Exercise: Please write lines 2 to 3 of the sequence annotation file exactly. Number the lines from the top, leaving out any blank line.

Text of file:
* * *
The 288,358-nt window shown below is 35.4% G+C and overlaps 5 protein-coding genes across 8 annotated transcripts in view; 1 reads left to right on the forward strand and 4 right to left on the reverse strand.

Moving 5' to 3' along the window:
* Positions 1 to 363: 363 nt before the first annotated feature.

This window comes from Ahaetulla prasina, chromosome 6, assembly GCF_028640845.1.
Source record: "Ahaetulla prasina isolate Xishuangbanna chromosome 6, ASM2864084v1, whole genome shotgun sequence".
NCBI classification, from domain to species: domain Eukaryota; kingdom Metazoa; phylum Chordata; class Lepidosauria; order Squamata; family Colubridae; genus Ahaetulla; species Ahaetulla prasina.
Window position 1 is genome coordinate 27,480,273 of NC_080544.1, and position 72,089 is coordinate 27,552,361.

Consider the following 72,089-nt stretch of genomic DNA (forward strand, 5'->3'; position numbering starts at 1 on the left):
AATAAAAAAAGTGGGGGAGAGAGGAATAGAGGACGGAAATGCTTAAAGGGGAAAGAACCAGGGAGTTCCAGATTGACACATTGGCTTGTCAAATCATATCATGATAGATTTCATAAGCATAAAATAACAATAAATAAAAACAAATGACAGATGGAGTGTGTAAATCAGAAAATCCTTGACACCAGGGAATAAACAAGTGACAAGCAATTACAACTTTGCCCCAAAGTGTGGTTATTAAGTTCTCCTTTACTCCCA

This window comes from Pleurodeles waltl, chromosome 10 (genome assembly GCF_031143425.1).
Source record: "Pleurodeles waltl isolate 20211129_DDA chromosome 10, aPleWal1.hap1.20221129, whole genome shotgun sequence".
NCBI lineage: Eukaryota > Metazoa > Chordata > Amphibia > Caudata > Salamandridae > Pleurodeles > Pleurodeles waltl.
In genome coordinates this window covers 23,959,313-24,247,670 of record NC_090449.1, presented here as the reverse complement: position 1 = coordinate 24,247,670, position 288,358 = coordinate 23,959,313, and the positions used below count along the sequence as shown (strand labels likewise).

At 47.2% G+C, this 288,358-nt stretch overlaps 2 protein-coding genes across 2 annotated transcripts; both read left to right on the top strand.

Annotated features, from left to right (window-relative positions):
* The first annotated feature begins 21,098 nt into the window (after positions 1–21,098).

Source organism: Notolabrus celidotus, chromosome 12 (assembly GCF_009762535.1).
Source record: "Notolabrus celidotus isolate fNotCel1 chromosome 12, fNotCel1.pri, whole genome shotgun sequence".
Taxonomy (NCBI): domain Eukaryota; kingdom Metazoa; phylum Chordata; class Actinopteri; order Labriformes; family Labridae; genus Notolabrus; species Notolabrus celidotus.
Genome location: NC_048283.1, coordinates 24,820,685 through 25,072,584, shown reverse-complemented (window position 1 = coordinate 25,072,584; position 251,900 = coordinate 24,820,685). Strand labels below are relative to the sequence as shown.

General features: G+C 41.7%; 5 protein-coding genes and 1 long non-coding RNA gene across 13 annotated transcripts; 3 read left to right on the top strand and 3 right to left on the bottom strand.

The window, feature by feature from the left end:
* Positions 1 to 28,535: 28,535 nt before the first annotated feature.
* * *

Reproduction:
Moving 5' to 3' along the window:
* Positions 1 to 363: 363 nt before the first annotated feature.